“A week is a long time in politics” – said Harold Wilson, allegedly.
It’s also a very long time in the otherworldly mainstream media, as the past seven days since the “Panama Papers” were first revealed have shown.
We started with the “shocking” revelations that corrupt, power-hungry Putin, surrounded by oligarchs, may have dubious links to people, profiting through tax havens – and we’ve ended with the “shocking” revelations that snivelling, greed-fuelled David Cameron, surrounded by Etonianophiles, may have made himself even richer, through the use of tax havens.
Hold. The. Front. Page.
These revelations in themselves are not “shocking”, unless you’ve been sitting on a Panamanian beach, smoking cigars and sipping cocktails your entire life. But what the leaks do shine a blinding light into is the incestuous relationship between politicians, law-making and corporations, and the fact that the urban legend of the “One Percent” is even more pertinent than ever.
Not that you’d have noticed if you’d been following the bastions of the free press who’d been reporting this story on loop – namely the tax-avoiding Guardian (whose Chair works for Sage, with its 43 offshore subsidiaries), or the Establishment-entrenched BBC (whose Trust’s Chair works for PepsiCo, with its offshore base in Bermuda).
There is a dangerous narrative emerging, which if we’re not careful will ensure this story goes the way of every other huge leak in history (i.e. a Wikipedia entry created by someone in Whitehall) – that is, we seem to becoming preoccupied with the personalities in this debacle, and not their collusion with a system which is essentially shafting us in every possible way.
As Abi Wilkinson (who organised Saturday’s excellent demonstration outside Downing Street) succinctly wrote in Vice: “The problem doesn’t lie with one particular individual, it’s systemic. The politicians in charge of our country seem to believe that there’s one rule for ordinary people, who pay their fair share of tax, and one rule for the wealthy who can employ clever accountants to come up with all sorts of get-out tricks.”
“Systemic” is the key word, there. This is not some issue which is confined to the UK; neither is it one which affects merely the OECD. This is a global problem, where the ramifications are far worse in African and South American countries – and we must view it as such.
The Democratic Republic of Congo is one example. In just five mining deals with multinational corporations they lost an estimated $1.3bn through money being ferreted offshore, which amounts to nearly 4% of their annual GDP.
In the UK the equivalent would be around three quarters of the NHS budget for this year. Gone. £75bn – just lost.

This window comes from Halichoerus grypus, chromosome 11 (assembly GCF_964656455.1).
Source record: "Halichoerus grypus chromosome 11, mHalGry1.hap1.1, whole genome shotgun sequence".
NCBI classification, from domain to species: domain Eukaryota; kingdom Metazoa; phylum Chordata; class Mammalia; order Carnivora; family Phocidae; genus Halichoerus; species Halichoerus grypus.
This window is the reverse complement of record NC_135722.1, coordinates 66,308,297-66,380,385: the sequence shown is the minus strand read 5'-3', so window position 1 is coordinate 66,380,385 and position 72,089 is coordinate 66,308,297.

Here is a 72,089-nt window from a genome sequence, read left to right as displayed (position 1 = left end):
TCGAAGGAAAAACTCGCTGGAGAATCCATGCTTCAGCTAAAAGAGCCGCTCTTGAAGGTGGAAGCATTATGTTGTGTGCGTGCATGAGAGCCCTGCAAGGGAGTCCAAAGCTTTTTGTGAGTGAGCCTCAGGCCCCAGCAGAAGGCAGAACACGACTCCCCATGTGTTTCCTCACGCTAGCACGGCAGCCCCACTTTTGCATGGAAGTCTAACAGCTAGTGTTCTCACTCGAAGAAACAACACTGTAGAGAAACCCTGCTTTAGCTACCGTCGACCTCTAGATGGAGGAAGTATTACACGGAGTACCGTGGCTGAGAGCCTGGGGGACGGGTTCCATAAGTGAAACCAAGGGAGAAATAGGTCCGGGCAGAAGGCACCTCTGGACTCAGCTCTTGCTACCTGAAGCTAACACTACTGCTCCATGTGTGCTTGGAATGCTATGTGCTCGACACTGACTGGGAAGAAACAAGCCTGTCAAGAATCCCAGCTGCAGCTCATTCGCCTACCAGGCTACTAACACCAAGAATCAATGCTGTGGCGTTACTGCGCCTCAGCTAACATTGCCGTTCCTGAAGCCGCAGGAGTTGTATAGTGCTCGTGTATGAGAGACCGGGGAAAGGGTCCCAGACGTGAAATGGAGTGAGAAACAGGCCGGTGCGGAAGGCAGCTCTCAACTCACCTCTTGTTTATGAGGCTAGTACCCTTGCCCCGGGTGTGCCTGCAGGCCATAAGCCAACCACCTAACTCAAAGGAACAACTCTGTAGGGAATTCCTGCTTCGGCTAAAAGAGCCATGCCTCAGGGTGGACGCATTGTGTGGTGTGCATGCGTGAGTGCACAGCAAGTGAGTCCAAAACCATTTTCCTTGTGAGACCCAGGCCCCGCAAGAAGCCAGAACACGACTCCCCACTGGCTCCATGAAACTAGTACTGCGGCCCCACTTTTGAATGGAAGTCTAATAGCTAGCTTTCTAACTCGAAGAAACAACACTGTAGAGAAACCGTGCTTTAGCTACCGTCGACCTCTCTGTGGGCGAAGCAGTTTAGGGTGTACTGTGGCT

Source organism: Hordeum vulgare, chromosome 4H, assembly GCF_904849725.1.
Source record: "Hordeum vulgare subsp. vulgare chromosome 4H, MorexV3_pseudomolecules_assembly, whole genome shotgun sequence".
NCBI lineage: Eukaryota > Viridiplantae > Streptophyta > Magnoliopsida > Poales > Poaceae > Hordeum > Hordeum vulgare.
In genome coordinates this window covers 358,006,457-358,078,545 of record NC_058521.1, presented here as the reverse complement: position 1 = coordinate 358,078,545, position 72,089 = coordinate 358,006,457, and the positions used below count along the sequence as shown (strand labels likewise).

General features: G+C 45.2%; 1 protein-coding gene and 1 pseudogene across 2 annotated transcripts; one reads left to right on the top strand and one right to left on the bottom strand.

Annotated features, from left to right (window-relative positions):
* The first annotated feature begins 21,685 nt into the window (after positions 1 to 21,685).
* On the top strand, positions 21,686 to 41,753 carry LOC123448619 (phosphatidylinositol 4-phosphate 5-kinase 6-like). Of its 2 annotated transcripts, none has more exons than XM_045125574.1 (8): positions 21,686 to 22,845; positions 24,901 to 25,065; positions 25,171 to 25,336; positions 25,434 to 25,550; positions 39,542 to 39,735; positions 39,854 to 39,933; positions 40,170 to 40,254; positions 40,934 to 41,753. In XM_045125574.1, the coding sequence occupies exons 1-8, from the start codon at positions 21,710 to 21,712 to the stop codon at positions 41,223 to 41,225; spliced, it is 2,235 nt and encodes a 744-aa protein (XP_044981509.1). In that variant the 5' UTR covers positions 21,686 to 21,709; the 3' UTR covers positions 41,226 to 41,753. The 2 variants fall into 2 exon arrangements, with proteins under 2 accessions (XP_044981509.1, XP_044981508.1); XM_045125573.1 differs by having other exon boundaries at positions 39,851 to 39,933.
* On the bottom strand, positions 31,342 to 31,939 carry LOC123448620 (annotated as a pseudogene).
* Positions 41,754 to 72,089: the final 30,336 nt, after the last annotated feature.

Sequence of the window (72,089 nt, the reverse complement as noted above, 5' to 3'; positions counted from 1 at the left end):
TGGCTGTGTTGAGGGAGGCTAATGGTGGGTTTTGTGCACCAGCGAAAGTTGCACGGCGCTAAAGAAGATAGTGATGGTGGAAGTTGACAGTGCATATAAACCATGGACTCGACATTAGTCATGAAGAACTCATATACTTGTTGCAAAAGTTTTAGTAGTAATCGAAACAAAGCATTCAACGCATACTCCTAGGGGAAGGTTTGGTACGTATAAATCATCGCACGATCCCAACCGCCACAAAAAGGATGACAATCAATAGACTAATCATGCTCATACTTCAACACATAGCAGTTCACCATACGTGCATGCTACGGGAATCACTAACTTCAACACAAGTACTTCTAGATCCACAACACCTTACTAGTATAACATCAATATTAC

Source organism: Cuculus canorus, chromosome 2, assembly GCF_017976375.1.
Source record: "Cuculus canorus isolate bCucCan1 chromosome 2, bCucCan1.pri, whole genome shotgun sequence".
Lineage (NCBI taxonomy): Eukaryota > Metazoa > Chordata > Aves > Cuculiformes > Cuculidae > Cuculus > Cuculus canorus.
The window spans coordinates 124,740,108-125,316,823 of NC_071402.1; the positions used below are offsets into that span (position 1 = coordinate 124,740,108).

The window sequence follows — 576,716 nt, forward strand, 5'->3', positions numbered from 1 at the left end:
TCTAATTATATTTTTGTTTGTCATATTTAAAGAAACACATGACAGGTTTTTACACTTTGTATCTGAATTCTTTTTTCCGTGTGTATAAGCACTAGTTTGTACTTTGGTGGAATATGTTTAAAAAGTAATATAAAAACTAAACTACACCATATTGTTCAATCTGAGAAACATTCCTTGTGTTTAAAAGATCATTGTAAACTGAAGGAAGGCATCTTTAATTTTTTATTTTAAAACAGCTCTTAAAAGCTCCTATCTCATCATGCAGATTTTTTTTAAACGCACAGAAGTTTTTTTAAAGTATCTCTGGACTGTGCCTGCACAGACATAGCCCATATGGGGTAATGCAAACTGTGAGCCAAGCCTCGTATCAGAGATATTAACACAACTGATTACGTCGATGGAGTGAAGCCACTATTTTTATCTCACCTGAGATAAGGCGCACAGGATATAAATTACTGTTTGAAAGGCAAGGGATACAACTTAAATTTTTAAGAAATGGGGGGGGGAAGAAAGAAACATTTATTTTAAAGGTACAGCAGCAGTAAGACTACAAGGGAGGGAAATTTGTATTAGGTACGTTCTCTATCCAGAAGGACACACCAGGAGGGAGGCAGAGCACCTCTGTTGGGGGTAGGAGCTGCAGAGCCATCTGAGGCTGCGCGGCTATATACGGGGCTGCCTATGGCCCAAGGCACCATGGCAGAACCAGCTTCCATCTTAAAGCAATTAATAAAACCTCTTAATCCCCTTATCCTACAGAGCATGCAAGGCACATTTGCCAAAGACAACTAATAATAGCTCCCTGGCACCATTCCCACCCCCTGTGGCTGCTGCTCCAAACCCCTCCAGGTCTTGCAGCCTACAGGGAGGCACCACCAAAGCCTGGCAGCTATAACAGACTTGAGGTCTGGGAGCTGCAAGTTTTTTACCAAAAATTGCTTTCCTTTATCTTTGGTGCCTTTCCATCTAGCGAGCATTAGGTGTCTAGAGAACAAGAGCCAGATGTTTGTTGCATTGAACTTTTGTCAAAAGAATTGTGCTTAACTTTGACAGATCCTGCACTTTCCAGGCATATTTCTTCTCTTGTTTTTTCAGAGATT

Or take a company like Chevron. The 16th biggest corporation worldwide, operating in 180 different countries, with assets of $266bn operate a staggering 264 (yes – two hundred and sixty-four) different subsidiaries out of Bermuda alone.
Then look at Oxfam. Unshakeable campaigners against global inequality – but who accept money (to the tune of $4m) from The Hewlett Foundation, who raise their own capital from HP’s shares, which have subsidiaries working out of Bermuda; furthermore the Foundation employ the Bank of New York Mellon to manage their investments and provide them with credit – with this bank operating out of tax havens and also being repeatedly fined for dubious practices.
The offshore “game” infests every area of our lives, like a globalised, corporate, financial plague-induced putrid rot, setting into the very fabric of society – and it’s one that needs gouging out. Quickly.
Implementing regulations like the blacklisting of tax havens, country by country reporting and Base Erosion Profit Shifting (BEPS) counter-measures may appear like there is the political will and way to try and address this pandemic-like problem – but in reality? These measures don’t go far enough.
When you have America itself now becoming a major “player” in this offshore game (with states like Nevada and Delaware fast becoming the “onshore” equivalents of the Cayman Islands or Bermuda), it being ranked third in the “Financial Secrecy Index” and it refusing to sign-up for previous international agreements relating to tax havens, there should be a great deal of cynicism as to whether any international agreements will actually be effective when the world’s largest economy wishes to play no part.
Also, we need to view the “system” for what it really is: a mythological, financial Hydra – as soon as you chop off one head, another one sprouts up again to take its place.
The greedy will always find ways to fuel their deadly sin, within a system that is intentionally weighted towards their gain, and our loss.
It is this point that we need to take from the Panama Papers’ revelations and work with, to come to a collective resolution about what “we” (as in, the “Ninety-Nine Percent” of us), are going to do about it.
Targeting individuals and their activities are basic components of solving this problem, as they highlight in an easy-to-digest manner just how entrenched, and how far-reaching, all of this is.
But they are cogs in an offshore wheel; and it is our global financial system which is the vehicle, driven by corporatists in all countries at breakneck speed towards their destination of choice – self-interest.
Until we change who’s in the driving seat of our economies, our financial system and ultimately our lives – then we will remain passengers.
Impoverished, unequal and always in second class.
Links to my other stuff on “Panama Papers”, this week: